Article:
This was written haphazardly in a forum, please take it as-is (or as a rant of some kind)!
Ok, so before I started using cake I went in to the #cakephp channel on freenode and asked:

“yes, but what about when my application gets really complicated?”
“don’t worry, it’s totally flexible”
“I love cake”

I was still skeptical, but we had a small project coming up at work and a fair bit of time to do it in. Cake fit the bill perfectly. A success!

We’re just coming to the end of a project say, 2 or 3 times the magnitude of that first one. I’ve now had time to form some real solid opinion about CakePHP.

CakePHP has some good points and bad points. One of the nice things about cake is it throws you into the MVC (Model/View/Controller) pattern way of thinking, and without having to learn ruby or something weird like that. The code I’ve been working on has been a lot easier to code because of this nice seperation..although in some cases it has taken slightly longer.

For example, a simple login form can take slightly longer to make as you have to create an login action member to your controller (a function), and then the view (template) and then the model (I’ll get on to that) rather than one quick bodge.

Having said that, I really like it so that gets thumbs up!

Now for why it isn’t quite as good as people say (or at least why I think it’s a bit shit). Models.

So instead of just doing $data = mysql_fetch_assoc($query, $handle) or whatever, you use cake’s ‘model’ abstraction layer, so you’d do something like $this->Model->fetch($data) or something..I don’t remember exactly.

There are a few problems with this:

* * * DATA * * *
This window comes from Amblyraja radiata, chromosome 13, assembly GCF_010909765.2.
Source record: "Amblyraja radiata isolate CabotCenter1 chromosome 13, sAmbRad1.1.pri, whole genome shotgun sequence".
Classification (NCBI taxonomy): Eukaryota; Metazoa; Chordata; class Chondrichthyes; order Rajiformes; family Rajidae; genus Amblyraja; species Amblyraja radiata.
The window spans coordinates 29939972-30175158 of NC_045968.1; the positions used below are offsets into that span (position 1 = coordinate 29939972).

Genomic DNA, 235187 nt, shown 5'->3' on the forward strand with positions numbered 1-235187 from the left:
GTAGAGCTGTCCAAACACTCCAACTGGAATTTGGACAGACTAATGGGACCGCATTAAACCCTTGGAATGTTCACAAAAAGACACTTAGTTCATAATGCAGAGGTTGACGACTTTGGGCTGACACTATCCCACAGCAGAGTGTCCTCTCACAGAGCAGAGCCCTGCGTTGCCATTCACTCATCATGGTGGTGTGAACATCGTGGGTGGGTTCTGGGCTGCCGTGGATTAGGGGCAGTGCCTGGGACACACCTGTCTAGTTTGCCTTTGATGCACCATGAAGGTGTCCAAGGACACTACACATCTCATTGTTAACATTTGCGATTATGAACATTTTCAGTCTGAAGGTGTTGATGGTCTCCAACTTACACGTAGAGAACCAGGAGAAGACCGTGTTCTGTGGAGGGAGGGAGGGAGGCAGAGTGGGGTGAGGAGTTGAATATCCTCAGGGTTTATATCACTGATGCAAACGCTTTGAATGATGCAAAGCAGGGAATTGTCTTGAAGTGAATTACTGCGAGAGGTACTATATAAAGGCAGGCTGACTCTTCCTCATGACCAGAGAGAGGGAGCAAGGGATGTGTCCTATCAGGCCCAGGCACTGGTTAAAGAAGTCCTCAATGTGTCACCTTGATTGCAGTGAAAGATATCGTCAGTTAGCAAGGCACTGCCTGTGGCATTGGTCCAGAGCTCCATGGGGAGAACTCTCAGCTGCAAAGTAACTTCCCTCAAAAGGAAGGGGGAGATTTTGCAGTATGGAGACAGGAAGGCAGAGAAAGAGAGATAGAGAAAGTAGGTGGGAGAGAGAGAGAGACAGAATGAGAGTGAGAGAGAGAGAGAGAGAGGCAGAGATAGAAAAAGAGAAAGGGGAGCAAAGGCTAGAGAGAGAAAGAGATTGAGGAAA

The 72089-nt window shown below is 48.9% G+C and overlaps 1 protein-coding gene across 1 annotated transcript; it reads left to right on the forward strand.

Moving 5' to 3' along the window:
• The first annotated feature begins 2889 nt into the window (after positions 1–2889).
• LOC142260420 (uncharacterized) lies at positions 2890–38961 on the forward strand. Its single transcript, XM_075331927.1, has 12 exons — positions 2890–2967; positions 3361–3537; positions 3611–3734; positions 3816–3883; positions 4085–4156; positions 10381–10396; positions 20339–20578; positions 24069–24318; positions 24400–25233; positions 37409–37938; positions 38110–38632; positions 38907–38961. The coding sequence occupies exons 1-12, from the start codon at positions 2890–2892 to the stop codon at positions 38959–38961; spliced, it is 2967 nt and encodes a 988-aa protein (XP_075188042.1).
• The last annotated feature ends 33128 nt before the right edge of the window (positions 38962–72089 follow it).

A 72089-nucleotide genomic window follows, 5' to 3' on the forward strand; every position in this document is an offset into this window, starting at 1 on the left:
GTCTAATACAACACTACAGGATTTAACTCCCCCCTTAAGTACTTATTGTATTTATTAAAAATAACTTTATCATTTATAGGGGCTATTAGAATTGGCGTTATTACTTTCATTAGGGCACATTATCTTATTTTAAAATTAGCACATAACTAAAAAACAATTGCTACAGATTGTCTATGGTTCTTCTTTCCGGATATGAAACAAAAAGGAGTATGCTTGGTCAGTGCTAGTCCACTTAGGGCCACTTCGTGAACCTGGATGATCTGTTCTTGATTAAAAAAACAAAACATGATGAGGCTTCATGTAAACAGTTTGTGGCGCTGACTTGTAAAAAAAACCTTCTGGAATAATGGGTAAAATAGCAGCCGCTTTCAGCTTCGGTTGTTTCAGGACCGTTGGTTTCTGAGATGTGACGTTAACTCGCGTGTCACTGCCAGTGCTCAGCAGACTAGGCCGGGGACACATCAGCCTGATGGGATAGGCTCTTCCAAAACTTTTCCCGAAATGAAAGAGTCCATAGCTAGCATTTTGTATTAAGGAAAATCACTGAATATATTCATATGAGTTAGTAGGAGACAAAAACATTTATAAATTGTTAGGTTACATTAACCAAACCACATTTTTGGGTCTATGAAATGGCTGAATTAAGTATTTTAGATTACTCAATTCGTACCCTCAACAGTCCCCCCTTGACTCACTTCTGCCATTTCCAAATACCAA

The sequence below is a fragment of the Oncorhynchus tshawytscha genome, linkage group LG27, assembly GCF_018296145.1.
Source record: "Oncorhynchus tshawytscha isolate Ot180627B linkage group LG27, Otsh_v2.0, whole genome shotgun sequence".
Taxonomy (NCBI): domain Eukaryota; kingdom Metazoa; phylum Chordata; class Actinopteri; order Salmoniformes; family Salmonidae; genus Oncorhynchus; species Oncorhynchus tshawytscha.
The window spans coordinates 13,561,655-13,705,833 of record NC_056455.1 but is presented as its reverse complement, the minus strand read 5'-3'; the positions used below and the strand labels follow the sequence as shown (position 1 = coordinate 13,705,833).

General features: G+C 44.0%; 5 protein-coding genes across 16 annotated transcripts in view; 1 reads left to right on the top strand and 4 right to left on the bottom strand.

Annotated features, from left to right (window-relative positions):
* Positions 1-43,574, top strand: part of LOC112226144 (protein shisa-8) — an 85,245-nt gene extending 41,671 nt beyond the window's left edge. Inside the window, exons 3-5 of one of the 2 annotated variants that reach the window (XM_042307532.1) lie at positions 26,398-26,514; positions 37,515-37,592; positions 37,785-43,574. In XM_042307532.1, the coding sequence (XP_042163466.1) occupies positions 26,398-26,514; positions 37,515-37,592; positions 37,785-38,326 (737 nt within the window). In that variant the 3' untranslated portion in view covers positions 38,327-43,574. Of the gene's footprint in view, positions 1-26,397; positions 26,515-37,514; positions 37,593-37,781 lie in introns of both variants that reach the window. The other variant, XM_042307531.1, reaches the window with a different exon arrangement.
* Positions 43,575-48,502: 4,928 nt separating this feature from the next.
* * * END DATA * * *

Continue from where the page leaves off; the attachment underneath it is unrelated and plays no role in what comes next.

First and foremost, you need to learn quite a lot, and it’s poorly documented for when you have many to many relationships etc..
CakePHP is poorly documented anyway!
It’s silly, because like a lot of these ‘bright’ ideas, it ends up being wayy more complex than just throwing in a simple (or complex) query.

Yes, for quite simple projects, you (me) could probably get away with using Cake’s modeling bit. However, for complex stuff, you’ll find you’re using $this->Model->query();

That brings me on to why I might continue to use cake in the future…

It’s nicely flexible, next time, I won’t bother trying to use any of Cake’s modeling features to get my data. I’ll just use normal queries..we found we were doing that by the end of the project anyway. I think for beginners, Cake’s modeling language *might* be easier to learn than SQL, but I know SQL and that works well for me…and you don’t have to be messy with it either.

Second thing I really like about cake is that a lot of stuff can be done for you by it’s helper library, for example, $html->dropdown() (or something to that effect) adds a drop down list from an array in your view.

What would be really cool is a cakephp without all the chaff of the model stuff…some kind of cakephp for people who know and love SQL perhaps?

Well, that’s my take on it. If you’re thinking about using it, first I’d suggest you think very hard. Cake is still in it’s infancy, and you’ll find quite a bit isn’t documented at all (I had to speaker to the developer to get some answers). Secondly, it might be easier/better..especially if it’s a one person project to write your own framework based around all this. I’m talking about a very ‘lite’ framework, perhaps just a few files, no more than 200 lines of code?